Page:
Example of the enabling interoperability between Azure Communication Services and Microsoft Teams


When a customer initiates a call in your app, the app needs to dynamically create a Teams meeting and provide the meeting URL to ACS. This allows the customer to start the call and then connect to a support agent who joins using Microsoft Teams. To build a smooth experience for your customers, you can use the Microsoft Graph API to create Microsoft Teams meetings dynamically whenever a customer initiates a call to talk with an agent.

What is Microsoft Graph?

Microsoft Graph is the gateway to data and intelligence in the Microsoft 365 Platform. Microsoft Graph exposes Rest APIs and client libraries to access data across Microsoft 365 core services such as Microsoft Teams, Outlook, Calendar, To Do, People, Planner, OneDrive, OneNote and more. There are hundreds of datasets provided to developers through Microsoft Graph. Not only can you access the data, but you can also build your own experiences on top of the Microsoft 365 platform by accessing the available data using the power of Microsoft Graph.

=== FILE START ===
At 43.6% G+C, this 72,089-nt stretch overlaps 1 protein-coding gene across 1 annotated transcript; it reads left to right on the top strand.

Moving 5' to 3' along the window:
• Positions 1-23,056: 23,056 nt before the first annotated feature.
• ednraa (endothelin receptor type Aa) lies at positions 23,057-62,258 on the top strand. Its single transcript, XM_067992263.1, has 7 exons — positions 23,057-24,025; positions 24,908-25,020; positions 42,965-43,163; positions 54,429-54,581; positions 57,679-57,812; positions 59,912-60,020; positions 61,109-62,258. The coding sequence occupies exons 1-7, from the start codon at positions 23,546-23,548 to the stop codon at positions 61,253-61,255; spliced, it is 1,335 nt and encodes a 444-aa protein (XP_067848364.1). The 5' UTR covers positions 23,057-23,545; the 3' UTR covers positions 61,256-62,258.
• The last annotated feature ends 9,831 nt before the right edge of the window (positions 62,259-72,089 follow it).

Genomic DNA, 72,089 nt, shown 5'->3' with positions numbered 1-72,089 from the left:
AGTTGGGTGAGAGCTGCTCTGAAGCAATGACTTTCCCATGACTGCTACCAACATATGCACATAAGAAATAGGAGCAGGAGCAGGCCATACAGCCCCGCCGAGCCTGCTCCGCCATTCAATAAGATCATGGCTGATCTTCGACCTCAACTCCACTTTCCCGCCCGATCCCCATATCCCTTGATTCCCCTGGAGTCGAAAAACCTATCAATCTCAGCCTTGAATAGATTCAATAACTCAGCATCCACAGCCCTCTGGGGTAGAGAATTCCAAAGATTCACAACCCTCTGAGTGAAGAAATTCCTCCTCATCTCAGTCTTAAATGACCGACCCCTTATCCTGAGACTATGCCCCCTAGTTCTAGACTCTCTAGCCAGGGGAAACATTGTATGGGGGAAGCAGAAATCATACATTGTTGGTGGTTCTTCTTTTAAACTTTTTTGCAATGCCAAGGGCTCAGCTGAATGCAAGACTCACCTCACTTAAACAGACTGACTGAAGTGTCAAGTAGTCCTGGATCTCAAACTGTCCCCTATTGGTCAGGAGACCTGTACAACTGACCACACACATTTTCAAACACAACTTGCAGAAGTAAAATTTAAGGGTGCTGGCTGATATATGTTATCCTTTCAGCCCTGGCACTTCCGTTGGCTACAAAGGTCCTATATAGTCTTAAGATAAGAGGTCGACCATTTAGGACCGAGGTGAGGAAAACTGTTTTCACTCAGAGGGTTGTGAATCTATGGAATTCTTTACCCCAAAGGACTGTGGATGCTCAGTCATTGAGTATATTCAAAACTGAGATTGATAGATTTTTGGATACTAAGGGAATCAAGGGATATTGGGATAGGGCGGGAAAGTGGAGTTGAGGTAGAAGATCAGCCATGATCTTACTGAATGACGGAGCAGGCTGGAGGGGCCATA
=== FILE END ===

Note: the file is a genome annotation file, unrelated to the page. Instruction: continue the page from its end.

Scenarios like the following can be built with Microsoft Graph REST APIs and SDKs:

  • Get your to-do tasks every morning at 9:00 am.
  • Stay up to date quickly by viewing unread email.
  • Receive unread chat messages as a summary.
  • Create a Teams meeting (the subject of this article).

Microsoft Graph plays a significant role when building scenarios upon Microsoft ecosystem to boost productivity, collaboration, education, people, and workplace intelligence!